A 'NORC' OF OUR OWN The Pride Center tries to deal with this dilemma by providing LGBT seniors with a NORC: a Naturally Occurring Retirement Community. 'In so many respects,' Williams adds, 'the Pride Center has emerged as the NORC for all LGBT seniors in South Florida. With its mission as a safe, inclusive, and welcoming place, the Pride Center has provided the opportunity for the SAC and our community at large to convene, to identify, to assess, and to address our mutual needs.'

The Pride Center's web site (www.pridecenterflorida.org) lists a variety of 'senior stuff' organized by the SAC. According to Williams, the 'flagship of the Center's senior programming is our Coffee & Conversation programs every Tuesday at 10 a.m. Each week over 100 people show up to enjoy coffee and goodies and to hear from our weekly sponsor. Our Tuesday gatherings also include planned afternoon activities,' which alternate between game days and a speaker series.

The Center also provides seniors with an Enhanced Fitness Program (in conjunction with the YMCA of Broward County), a Matter of Balance course, bridge gatherings, pinochle and hearts sessions, and even mah-jongg. While Coffee & Conversation draws over 100 followers, the afternoon sessions attract between 25 and 50 attendees while the exercise classes are enjoyed by 150 people. Women comprise about 20% of most program participants.

The SAC also works with other groups, such as SAGE (Senior Action in a Gay Environment), Prime Timers, and Broward Meals on Wheels. According to Williams, 'In the past, some of our morning participants would leave for lunch and not return for the afternoon session. Broward County Meals on Wheels has graciously come to our aid and now provides lunch on a weekly basis. Not only has this helped increase afternoon participation by those individuals who formerly left after the morning session, but it has also drawn a number of individuals who previously remained isolated and with limited social contact in their homes. SAGE sponsors 'Coffee & Conversation' and offers a weekly men's drop-in and computer class. The Prime Timers hold their monthly meeting and potluck dinner at the Center and are most active in sharing information about all goings-on that occur.'

GENEROUS DONORS Williams's position is funded in part by proceeds from the Center's annual Senior Health Expo and a gift from the Howard Greenfield Charitable Foundation. The Foundation, Williams says, 'recently awarded the Pride Center a $25,000 gift dedicated to senior services. The Center also received a $2,000 gift from the Vasquez Family Foundation Fund of the Community Foundation of Broward. The Center is humbled and honored by these gifts and remains committed to using the money wisely and strategically to enhance LGBT senior services locally.' Though most of the center's senior activities are of a social nature, Williams would like to offer more on the 'enlightenment' side: 'We all face issues as we grow older. Perhaps because I have worked with the elderly for several decades, I am more acutely aware of the need for advance planning. That we will age is a given but one can choose to become more aware of aging process and the resources available.'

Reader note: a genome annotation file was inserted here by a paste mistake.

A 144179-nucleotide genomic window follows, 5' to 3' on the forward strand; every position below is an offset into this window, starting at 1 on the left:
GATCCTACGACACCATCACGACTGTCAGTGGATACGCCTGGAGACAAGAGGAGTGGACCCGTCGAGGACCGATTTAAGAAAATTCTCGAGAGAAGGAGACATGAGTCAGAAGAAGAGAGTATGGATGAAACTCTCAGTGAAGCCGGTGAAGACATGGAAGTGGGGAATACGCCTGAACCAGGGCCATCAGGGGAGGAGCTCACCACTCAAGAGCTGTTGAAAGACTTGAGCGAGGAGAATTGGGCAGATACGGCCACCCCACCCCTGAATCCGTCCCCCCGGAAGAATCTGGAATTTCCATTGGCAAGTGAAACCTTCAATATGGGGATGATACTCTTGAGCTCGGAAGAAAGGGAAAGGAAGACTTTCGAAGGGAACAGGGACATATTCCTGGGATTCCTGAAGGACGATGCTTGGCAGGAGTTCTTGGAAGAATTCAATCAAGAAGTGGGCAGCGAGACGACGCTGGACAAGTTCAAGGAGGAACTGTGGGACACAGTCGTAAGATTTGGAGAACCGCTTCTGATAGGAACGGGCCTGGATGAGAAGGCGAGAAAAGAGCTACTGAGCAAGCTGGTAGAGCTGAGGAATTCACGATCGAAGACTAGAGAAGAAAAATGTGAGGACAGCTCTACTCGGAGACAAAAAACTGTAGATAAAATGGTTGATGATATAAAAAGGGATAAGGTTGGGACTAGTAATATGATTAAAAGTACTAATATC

'The SAC has a history of identifying and meeting the needs of our community. We recently provided 2 AEDs [automatic external defibrillators] that could literally save lives at the Center. In response to a seating issue, the SAC initiated a campaign, raised money, and provided the needed chairs. The SAC recently contributed nearly $2,000 toward renovation of the exercise area. In conjunction with AARP and the Area Agency on Aging, we have scheduled a CarFit program, which will help area seniors to keep their vehicles safe and maximized for their best use. Plans are underway to schedule Safe Homes programs, where information is made available to increase safety and optimize living arrangements in one's home. Needs of our seniors are ever-evolving and the SAC is prepared to continue to identify, to initiate, and to adapt where necessary in an effort to provide the needs of our aging LGBT community.'